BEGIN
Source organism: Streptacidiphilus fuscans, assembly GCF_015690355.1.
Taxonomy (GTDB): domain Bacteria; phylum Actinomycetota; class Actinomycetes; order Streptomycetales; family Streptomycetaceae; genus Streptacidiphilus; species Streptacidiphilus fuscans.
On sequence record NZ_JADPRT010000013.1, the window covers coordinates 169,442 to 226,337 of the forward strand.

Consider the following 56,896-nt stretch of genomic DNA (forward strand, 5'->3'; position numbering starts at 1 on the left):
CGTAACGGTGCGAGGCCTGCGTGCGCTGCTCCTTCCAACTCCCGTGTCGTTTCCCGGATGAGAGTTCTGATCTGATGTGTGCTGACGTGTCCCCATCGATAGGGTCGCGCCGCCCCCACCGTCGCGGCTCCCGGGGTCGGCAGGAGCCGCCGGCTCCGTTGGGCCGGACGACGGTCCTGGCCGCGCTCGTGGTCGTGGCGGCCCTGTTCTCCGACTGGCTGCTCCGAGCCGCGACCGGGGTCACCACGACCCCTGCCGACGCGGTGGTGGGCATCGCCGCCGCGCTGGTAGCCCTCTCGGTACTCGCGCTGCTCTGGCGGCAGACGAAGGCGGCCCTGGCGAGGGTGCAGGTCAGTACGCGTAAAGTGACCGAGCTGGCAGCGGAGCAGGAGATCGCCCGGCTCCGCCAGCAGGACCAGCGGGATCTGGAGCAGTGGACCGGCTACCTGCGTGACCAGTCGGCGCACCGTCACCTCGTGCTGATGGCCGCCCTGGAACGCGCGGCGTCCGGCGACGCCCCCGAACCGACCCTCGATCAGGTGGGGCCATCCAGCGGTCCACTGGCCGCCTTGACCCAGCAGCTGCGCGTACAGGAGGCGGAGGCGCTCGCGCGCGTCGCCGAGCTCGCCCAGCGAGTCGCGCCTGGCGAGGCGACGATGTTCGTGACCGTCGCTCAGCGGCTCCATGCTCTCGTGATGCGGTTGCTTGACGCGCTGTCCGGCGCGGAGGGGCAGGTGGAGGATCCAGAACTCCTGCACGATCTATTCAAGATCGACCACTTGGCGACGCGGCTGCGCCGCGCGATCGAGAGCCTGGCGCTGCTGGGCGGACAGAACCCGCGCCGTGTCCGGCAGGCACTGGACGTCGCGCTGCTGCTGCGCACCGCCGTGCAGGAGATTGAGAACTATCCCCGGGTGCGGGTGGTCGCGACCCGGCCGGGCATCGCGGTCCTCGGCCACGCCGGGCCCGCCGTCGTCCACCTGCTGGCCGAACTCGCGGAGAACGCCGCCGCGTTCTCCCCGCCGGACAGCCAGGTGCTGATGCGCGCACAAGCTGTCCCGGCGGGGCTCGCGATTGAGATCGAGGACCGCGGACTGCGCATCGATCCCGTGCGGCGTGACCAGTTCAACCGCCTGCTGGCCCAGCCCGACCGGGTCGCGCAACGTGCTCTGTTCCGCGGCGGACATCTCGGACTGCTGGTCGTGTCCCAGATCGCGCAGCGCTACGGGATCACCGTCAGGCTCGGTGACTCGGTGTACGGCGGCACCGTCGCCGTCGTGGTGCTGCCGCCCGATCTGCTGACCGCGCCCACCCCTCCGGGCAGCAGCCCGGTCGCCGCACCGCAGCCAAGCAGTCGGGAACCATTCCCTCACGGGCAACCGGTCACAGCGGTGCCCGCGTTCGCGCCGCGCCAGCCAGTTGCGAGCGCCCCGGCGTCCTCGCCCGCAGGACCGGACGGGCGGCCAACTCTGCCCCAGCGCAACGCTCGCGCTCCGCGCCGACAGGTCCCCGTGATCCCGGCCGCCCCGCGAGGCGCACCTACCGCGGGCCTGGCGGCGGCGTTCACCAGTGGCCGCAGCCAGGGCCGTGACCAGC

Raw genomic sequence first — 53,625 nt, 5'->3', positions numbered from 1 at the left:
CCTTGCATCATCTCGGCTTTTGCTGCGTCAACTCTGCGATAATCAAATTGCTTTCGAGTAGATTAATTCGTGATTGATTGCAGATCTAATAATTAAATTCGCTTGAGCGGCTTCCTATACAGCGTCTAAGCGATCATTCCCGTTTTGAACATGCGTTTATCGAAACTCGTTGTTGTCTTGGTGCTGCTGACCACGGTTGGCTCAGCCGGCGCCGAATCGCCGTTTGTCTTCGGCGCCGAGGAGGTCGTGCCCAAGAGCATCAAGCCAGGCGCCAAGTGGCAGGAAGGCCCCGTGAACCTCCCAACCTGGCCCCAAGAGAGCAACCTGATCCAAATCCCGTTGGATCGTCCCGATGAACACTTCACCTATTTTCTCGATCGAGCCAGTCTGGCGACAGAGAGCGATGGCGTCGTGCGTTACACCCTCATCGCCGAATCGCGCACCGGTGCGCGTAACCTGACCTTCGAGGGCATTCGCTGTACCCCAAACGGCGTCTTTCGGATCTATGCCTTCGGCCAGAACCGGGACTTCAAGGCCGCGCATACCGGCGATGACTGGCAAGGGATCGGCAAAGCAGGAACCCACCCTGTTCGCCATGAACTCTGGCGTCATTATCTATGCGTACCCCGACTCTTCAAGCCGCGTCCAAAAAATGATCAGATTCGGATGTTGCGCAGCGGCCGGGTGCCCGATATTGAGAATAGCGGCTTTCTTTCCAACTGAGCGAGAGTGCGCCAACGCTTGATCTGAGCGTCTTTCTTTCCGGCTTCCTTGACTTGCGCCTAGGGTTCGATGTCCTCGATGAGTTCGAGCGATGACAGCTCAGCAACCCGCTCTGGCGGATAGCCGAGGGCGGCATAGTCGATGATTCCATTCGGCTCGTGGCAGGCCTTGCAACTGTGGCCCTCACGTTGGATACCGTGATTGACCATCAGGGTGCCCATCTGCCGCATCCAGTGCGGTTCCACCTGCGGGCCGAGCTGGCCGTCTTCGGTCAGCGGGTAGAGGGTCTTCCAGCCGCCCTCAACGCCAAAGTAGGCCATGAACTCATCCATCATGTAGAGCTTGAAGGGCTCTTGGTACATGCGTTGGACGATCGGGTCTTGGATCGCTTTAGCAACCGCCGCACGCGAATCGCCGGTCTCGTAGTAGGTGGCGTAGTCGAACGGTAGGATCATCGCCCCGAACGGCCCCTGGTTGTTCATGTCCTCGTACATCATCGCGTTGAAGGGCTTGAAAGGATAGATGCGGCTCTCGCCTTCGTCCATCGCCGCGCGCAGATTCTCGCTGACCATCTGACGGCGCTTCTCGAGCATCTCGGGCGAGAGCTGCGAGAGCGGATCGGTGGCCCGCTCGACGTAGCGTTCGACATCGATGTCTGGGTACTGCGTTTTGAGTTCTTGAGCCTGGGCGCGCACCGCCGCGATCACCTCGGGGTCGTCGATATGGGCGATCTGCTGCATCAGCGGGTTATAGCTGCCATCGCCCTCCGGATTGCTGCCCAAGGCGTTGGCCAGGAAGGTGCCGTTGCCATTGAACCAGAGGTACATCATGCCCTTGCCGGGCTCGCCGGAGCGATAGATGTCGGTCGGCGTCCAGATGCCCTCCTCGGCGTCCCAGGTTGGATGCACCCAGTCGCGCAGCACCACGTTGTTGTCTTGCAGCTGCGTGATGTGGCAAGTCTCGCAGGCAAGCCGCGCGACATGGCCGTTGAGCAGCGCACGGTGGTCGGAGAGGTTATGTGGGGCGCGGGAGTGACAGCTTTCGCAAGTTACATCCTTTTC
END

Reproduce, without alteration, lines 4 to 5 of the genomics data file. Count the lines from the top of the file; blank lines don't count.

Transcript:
Consider the following 56,896-nt stretch of genomic DNA (forward strand, 5'->3'; position numbering starts at 1 on the left):
CGTAACGGTGCGAGGCCTGCGTGCGCTGCTCCTTCCAACTCCCGTGTCGTTTCCCGGATGAGAGTTCTGATCTGATGTGTGCTGACGTGTCCCCATCGATAGGGTCGCGCCGCCCCCACCGTCGCGGCTCCCGGGGTCGGCAGGAGCCGCCGGCTCCGTTGGGCCGGACGACGGTCCTGGCCGCGCTCGTGGTCGTGGCGGCCCTGTTCTCCGACTGGCTGCTCCGAGCCGCGACCGGGGTCACCACGACCCCTGCCGACGCGGTGGTGGGCATCGCCGCCGCGCTGGTAGCCCTCTCGGTACTCGCGCTGCTCTGGCGGCAGACGAAGGCGGCCCTGGCGAGGGTGCAGGTCAGTACGCGTAAAGTGACCGAGCTGGCAGCGGAGCAGGAGATCGCCCGGCTCCGCCAGCAGGACCAGCGGGATCTGGAGCAGTGGACCGGCTACCTGCGTGACCAGTCGGCGCACCGTCACCTCGTGCTGATGGCCGCCCTGGAACGCGCGGCGTCCGGCGACGCCCCCGAACCGACCCTCGATCAGGTGGGGCCATCCAGCGGTCCACTGGCCGCCTTGACCCAGCAGCTGCGCGTACAGGAGGCGGAGGCGCTCGCGCGCGTCGCCGAGCTCGCCCAGCGAGTCGCGCCTGGCGAGGCGACGATGTTCGTGACCGTCGCTCAGCGGCTCCATGCTCTCGTGATGCGGTTGCTTGACGCGCTGTCCGGCGCGGAGGGGCAGGTGGAGGATCCAGAACTCCTGCACGATCTATTCAAGATCGACCACTTGGCGACGCGGCTGCGCCGCGCGATCGAGAGCCTGGCGCTGCTGGGCGGACAGAACCCGCGCCGTGTCCGGCAGGCACTGGACGTCGCGCTGCTGCTGCGCACCGCCGTGCAGGAGATTGAGAACTATCCCCGGGTGCGGGTGGTCGCGACCCGGCCGGGCATCGCGGTCCTCGGCCACGCCGGGCCCGCCGTCGTCCACCTGCTGGCCGAACTCGCGGAGAACGCCGCCGCGTTCTCCCCGCCGGACAGCCAGGTGCTGATGCGCGCACAAGCTGTCCCGGCGGGGCTCGCGATTGAGATCGAGGACCGCGGACTGCGCATCGATCCCGTGCGGCGTGACCAGTTCAACCGCCTGCTGGCCCAGCCCGACCGGGTCGCGCAACGTGCTCTGTTCCGCGGCGGACATCTCGGACTGCTGGTCGTGTCCCAGATCGCGCAGCGCTACGGGATCACCGTCAGGCTCGGTGACTCGGTGTACGGCGGCACCGTCGCCGTCGTGGTGCTGCCGCCCGATCTGCTGACCGCGCCCACCCCTCCGGGCAGCAGCCCGGTCGCCGCACCGCAGCCAAGCAGTCGGGAACCATTCCCTCACGGGCAACCGGTCACAGCGGTGCCCGCGTTCGCGCCGCGCCAGCCAGTTGCGAGCGCCCCGGCGTCCTCGCCCGCAGGACCGGACGGGCGGCCAACTCTGCCCCAGCGCAACGCTCGCGCTCCGCGCCGACAGGTCCCCGTGATCCCGGCCGCCCCGCGAGGCGCACCTACCGCGGGCCTGGCGGCGGCGTTCACCAGTGGCCGCAGCCAGGGCCGTGACCAGC